Murder victims granddaughters push to help senior citizens in he - wave3.com-Louisville News, Weather & Sports

Murder victims granddaughters push to help senior citizens in her memory

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Christine Whitis (Source: Cara Adams) Christine Whitis (Source: Cara Adams)
Cara Adams Cara Adams
Jenna Whitis Jenna Whitis
William Clyde Gibson (Source: Floyd County Jail) William Clyde Gibson (Source: Floyd County Jail)

LOUISVILLE, KY (WAVE) - If you know the name Christine Whitis chances are good it's because of accused serial killer, William Clyde Gibson. It was her death inside Gibson's New Albany home last spring that sparked the investigation into him. To her granddaughters, she was more than a murder victim.  She was "Mamaw" and that's the woman they want you to know.

"She had 75 years of a wonderful, full life," said Cara Adams, Whitis' granddaughter.  "She was so loving. Unfortunately, she was taken very tragically so most people that didn't know her remember her for her death."

We should all be remembered for more than the worst thing that happens to us. Adams and her sister, Jenna Whitis, are making sure their grandmother's legacy goes well beyond April 19, 2012, the day she was found killed in Gibson's garage. They're starting Justice for Mamaw: The Christine Whitis Foundation.

"No matter what happens in this life, there's not going to be any justice for what happened to her," Adams said, "but we feel like through hopefully preventing this to happen to somebody else's grandmother or parent, maybe there will be a little justice in that."

The purpose of the foundation is to raise enough money to pay for security systems to be installed in the homes of seniors in memory of their grandmother.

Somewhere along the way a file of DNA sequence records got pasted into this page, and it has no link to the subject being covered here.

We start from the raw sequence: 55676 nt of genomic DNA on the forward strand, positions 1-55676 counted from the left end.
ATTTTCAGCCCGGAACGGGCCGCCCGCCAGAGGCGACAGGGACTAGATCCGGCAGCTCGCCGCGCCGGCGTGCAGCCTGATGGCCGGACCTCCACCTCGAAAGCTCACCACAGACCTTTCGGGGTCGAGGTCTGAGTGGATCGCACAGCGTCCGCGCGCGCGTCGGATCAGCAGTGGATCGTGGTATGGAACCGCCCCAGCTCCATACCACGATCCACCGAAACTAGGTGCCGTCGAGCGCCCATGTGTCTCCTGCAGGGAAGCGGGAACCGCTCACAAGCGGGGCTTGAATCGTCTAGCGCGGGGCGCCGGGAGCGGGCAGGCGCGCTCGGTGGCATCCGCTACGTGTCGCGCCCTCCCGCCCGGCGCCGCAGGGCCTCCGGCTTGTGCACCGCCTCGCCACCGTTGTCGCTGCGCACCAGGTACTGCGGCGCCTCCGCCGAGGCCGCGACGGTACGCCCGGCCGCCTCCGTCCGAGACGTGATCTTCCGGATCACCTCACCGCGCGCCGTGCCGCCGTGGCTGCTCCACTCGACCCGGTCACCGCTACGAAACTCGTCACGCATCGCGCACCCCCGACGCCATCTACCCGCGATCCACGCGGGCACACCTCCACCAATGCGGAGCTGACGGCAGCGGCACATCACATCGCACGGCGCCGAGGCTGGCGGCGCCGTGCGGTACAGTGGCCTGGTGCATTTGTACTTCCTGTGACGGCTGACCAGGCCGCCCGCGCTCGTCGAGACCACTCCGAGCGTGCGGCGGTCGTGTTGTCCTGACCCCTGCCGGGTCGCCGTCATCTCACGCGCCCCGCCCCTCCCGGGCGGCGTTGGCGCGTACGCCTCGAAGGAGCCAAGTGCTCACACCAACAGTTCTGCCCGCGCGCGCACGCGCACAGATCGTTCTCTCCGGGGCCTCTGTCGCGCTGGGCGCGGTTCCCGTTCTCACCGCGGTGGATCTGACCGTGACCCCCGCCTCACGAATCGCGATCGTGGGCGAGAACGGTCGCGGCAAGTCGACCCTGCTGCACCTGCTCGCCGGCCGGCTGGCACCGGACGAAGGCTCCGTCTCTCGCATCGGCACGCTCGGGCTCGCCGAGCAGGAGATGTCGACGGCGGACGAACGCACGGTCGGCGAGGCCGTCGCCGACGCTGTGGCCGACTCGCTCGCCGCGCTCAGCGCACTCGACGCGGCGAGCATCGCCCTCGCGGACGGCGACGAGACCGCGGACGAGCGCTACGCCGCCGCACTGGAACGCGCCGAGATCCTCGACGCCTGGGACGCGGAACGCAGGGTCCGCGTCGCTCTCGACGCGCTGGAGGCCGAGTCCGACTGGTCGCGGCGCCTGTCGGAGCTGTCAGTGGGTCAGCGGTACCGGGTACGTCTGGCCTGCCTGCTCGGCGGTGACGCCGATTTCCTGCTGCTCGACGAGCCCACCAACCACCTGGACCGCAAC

"Our grandmother, God bless her soul, we installed one in her house after it was broken into," Whitis said. "Although it ultimately did not save her life, I know that at night it did give her a sense of security and we want to share that sense of security with other, elderly members of our community."

Whitis and Adams say their grandmother would want that too. A favorite memory: the story she'd tell from when she was a girl. 

"They were so poor that their mom had to make them dresses out of feed sacks," Adams said. "They went to a one-room school house she said that one day a bully was picking on her little sister and she walked up to him and said, 'Pick on someone your own size. Leave her alone!' and he said, 'What are you going to do about it?' and she punched him straight in the nose."

That's the type of woman she was, Adams said, loyal and giving to anyone she met.

"We like to think of our Mamaw as our guardian angel," said Adams. "So we think whoever's homes we can help protect, she'll kind of, in turn, turn into their guardian angel."

Adams and Whitis have just started the Christine Whitis Foundation and they have big plans. To find out how to donate or follow the foundation as it develops, you can find them on Facebook by clicking here.

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